LEED Lighting at the University of Missouri 

Sustainable features include LEDs, lighting controls, and use of natural light 

By FacilitiesNet Staff  

Colleges and universities today are looking for sustainable facilities, and a number of them choose to participate in the U.S. Green Building Council’s LEED process to obtain a measurable level of sustainability.  

KWK Architects, along with associate architect Lawrence Group, recently designed residence halls at the University of Missouri that achieved the highest level of sustainability certification, LEED Platinum. While the client requirement for the new 198,000 square-foot, 570-bed residence hall project was LEED Certified minimum, the KWK project team was dedicated to achieving the highest rating within the tight budget, and the team looked to maximize energy efficiency in the buildings to achieve this goal.  

Aspects of LEED focus on energy-saving features of buildings, including their lighting systems. At the Brooks and Bluford Halls at the University of Missouri, sustainable lighting included high-efficiency LED lighting, daylighting controls, and occupancy setback control of lighting. 

Natural and artificial light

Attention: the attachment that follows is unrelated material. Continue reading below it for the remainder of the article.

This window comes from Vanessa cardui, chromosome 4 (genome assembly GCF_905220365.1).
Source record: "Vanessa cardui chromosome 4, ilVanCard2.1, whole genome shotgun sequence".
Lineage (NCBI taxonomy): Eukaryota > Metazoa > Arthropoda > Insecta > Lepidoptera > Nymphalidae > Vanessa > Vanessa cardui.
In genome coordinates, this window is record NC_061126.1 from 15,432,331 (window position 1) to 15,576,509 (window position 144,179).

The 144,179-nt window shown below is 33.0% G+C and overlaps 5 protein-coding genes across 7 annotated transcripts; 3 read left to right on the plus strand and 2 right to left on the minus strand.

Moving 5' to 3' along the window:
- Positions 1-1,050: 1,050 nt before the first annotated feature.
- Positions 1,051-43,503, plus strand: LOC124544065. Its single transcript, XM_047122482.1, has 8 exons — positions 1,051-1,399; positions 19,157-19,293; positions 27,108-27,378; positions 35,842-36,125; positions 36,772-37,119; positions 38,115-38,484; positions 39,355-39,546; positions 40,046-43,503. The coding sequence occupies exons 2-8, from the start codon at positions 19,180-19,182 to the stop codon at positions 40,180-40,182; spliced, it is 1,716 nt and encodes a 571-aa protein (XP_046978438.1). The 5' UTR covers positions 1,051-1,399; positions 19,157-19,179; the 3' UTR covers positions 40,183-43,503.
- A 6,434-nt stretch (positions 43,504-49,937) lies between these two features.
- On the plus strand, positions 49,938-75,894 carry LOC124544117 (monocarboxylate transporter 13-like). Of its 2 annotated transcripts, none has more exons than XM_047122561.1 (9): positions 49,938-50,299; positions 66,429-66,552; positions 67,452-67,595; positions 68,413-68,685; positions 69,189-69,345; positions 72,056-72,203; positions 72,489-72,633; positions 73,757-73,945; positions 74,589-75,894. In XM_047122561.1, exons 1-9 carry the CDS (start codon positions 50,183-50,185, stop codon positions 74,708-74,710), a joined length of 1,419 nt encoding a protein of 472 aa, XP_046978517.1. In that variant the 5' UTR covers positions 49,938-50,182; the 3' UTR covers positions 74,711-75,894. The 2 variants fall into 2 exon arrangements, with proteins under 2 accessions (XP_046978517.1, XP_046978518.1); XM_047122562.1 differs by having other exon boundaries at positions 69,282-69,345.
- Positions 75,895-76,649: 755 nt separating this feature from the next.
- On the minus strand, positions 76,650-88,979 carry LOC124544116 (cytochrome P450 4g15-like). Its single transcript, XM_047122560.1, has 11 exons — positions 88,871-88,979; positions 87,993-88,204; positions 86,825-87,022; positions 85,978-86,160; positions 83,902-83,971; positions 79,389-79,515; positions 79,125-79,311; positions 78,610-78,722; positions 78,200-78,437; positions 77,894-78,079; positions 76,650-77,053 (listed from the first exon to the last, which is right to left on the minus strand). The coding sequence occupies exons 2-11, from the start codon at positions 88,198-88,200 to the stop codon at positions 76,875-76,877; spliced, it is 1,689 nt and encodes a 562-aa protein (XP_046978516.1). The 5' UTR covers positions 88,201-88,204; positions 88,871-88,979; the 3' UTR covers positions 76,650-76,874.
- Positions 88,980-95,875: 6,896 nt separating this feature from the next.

Study lounges at Bluford hall feature circular LED pendant and recessed lighting coupled with large windows for natural light to illuminate the space.

Lighting controls

Student rooms at Bluford and Brooks halls feature occupancy setback controls to automatically turn off lighting when the room is unoccupied.

Ceiling callout 

The Legacy Grill at the Restaurants at Southwest dining facility connected to Brooks and Bluford halls features a variety of hanging LED bar and pendant lighting to add interest to the space's exposed ceiling.

Subtle uplighting

Pendant lighting adds style over the reception desk at Brooks Hall, while subtle uplighting illuminates overhead ceiling wood accents in the lounge area.

Contact FacilitiesNet Editorial Staff »

  posted on 10/13/2023   Article Use Policy

Related Topics: